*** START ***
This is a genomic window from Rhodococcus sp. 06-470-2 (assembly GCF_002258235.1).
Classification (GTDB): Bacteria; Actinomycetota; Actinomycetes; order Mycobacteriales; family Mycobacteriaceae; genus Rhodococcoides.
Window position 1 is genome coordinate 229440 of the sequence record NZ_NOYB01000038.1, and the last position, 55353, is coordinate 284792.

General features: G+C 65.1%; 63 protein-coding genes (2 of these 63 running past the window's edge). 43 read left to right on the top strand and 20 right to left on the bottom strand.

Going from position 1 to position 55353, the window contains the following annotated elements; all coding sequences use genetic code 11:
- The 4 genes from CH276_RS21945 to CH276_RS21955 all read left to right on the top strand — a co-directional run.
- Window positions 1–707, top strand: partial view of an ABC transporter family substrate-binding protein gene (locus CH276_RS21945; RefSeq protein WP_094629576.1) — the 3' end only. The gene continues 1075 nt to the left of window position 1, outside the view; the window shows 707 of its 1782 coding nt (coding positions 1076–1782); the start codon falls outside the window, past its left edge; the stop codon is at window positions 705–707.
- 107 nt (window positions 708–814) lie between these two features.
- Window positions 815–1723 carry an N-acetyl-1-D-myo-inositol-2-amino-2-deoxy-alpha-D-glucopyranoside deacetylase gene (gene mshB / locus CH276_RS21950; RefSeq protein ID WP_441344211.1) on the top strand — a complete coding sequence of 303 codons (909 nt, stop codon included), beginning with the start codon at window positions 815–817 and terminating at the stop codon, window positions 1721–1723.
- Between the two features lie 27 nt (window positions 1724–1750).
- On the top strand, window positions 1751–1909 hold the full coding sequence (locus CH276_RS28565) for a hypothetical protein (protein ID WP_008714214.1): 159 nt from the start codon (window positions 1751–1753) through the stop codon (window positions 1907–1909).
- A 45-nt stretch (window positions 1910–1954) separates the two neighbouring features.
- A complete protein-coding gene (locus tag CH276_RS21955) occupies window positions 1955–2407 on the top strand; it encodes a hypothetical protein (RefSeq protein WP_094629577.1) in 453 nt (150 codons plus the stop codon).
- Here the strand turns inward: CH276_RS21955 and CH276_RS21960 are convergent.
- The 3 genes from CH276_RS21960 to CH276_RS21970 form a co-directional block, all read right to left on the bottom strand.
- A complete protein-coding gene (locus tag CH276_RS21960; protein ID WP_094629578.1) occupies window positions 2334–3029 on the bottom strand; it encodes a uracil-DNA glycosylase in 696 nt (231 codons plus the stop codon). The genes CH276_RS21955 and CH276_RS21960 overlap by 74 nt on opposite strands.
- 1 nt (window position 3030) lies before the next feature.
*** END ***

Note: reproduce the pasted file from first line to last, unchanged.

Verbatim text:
This is a genomic window from Rhodococcus sp. 06-470-2 (assembly GCF_002258235.1).
Classification (GTDB): Bacteria; Actinomycetota; Actinomycetes; order Mycobacteriales; family Mycobacteriaceae; genus Rhodococcoides.
Window position 1 is genome coordinate 229440 of the sequence record NZ_NOYB01000038.1, and the last position, 55353, is coordinate 284792.

General features: G+C 65.1%; 63 protein-coding genes (2 of these 63 running past the window's edge). 43 read left to right on the top strand and 20 right to left on the bottom strand.

Going from position 1 to position 55353, the window contains the following annotated elements; all coding sequences use genetic code 11:
- The 4 genes from CH276_RS21945 to CH276_RS21955 all read left to right on the top strand — a co-directional run.
- Window positions 1–707, top strand: partial view of an ABC transporter family substrate-binding protein gene (locus CH276_RS21945; RefSeq protein WP_094629576.1) — the 3' end only. The gene continues 1075 nt to the left of window position 1, outside the view; the window shows 707 of its 1782 coding nt (coding positions 1076–1782); the start codon falls outside the window, past its left edge; the stop codon is at window positions 705–707.
- 107 nt (window positions 708–814) lie between these two features.
- Window positions 815–1723 carry an N-acetyl-1-D-myo-inositol-2-amino-2-deoxy-alpha-D-glucopyranoside deacetylase gene (gene mshB / locus CH276_RS21950; RefSeq protein ID WP_441344211.1) on the top strand — a complete coding sequence of 303 codons (909 nt, stop codon included), beginning with the start codon at window positions 815–817 and terminating at the stop codon, window positions 1721–1723.
- Between the two features lie 27 nt (window positions 1724–1750).
- On the top strand, window positions 1751–1909 hold the full coding sequence (locus CH276_RS28565) for a hypothetical protein (protein ID WP_008714214.1): 159 nt from the start codon (window positions 1751–1753) through the stop codon (window positions 1907–1909).
- A 45-nt stretch (window positions 1910–1954) separates the two neighbouring features.
- A complete protein-coding gene (locus tag CH276_RS21955) occupies window positions 1955–2407 on the top strand; it encodes a hypothetical protein (RefSeq protein WP_094629577.1) in 453 nt (150 codons plus the stop codon).
- Here the strand turns inward: CH276_RS21955 and CH276_RS21960 are convergent.
- The 3 genes from CH276_RS21960 to CH276_RS21970 form a co-directional block, all read right to left on the bottom strand.
- A complete protein-coding gene (locus tag CH276_RS21960; protein ID WP_094629578.1) occupies window positions 2334–3029 on the bottom strand; it encodes a uracil-DNA glycosylase in 696 nt (231 codons plus the stop codon). The genes CH276_RS21955 and CH276_RS21960 overlap by 74 nt on opposite strands.
- 1 nt (window position 3030) lies before the next feature.